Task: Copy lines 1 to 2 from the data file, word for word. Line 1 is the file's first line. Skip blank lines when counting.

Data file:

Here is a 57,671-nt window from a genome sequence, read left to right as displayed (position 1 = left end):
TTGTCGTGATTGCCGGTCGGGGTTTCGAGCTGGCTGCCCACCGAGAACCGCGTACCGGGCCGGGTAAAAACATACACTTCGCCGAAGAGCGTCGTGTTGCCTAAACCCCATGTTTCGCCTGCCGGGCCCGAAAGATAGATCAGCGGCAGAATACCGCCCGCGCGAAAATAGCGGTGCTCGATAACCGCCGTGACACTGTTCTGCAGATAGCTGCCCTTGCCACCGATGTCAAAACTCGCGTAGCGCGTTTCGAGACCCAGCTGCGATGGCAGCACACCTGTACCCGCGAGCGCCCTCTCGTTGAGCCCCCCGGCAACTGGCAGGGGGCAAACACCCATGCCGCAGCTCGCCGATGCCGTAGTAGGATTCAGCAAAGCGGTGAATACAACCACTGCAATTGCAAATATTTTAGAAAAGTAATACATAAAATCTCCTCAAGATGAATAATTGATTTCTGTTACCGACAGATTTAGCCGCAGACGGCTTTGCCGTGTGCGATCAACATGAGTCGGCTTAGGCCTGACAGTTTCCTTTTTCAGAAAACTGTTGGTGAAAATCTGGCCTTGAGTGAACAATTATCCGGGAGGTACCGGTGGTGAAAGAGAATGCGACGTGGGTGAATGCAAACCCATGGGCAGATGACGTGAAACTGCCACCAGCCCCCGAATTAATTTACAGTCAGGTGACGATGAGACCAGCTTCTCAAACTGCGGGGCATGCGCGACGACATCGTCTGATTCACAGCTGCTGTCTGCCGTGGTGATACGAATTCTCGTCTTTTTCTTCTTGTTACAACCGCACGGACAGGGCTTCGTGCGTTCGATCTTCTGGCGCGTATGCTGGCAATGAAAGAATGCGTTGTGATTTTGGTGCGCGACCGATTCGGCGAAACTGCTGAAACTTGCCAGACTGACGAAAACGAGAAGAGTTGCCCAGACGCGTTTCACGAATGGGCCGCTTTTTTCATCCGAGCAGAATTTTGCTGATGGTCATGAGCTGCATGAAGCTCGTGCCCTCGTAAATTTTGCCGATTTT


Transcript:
Here is a 57,671-nt window from a genome sequence, read left to right as displayed (position 1 = left end):
TTGTCGTGATTGCCGGTCGGGGTTTCGAGCTGGCTGCCCACCGAGAACCGCGTACCGGGCCGGGTAAAAACATACACTTCGCCGAAGAGCGTCGTGTTGCCTAAACCCCATGTTTCGCCTGCCGGGCCCGAAAGATAGATCAGCGGCAGAATACCGCCCGCGCGAAAATAGCGGTGCTCGATAACCGCCGTGACACTGTTCTGCAGATAGCTGCCCTTGCCACCGATGTCAAAACTCGCGTAGCGCGTTTCGAGACCCAGCTGCGATGGCAGCACACCTGTACCCGCGAGCGCCCTCTCGTTGAGCCCCCCGGCAACTGGCAGGGGGCAAACACCCATGCCGCAGCTCGCCGATGCCGTAGTAGGATTCAGCAAAGCGGTGAATACAACCACTGCAATTGCAAATATTTTAGAAAAGTAATACATAAAATCTCCTCAAGATGAATAATTGATTTCTGTTACCGACAGATTTAGCCGCAGACGGCTTTGCCGTGTGCGATCAACATGAGTCGGCTTAGGCCTGACAGTTTCCTTTTTCAGAAAACTGTTGGTGAAAATCTGGCCTTGAGTGAACAATTATCCGGGAGGTACCGGTGGTGAAAGAGAATGCGACGTGGGTGAATGCAAACCCATGGGCAGATGACGTGAAACTGCCACCAGCCCCCGAATTAATTTACAGTCAGGTGACGATGAGACCAGCTTCTCAAACTGCGGGGCATGCGCGACGACATCGTCTGATTCACAGCTGCTGTCTGCCGTGGTGATACGAATTCTCGTCTTTTTCTTCTTGTTACAACCGCACGGACAGGGCTTCGTGCGTTCGATCTTCTGGCGCGTATGCTGGCAATGAAAGAATGCGTTGTGATTTTGGTGCGCGACCGATTCGGCGAAACTGCTGAAACTTGCCAGACTGACGAAAACGAGAAGAGTTGCCCAGACGCGTTTCACGAATGGGCCGCTTTTTTCATCCGAGCAGAATTTTGCTGATGGTCATGAGCTGCATGAAGCTCGTGCCCTCGTAAATTTTGCCGATTTT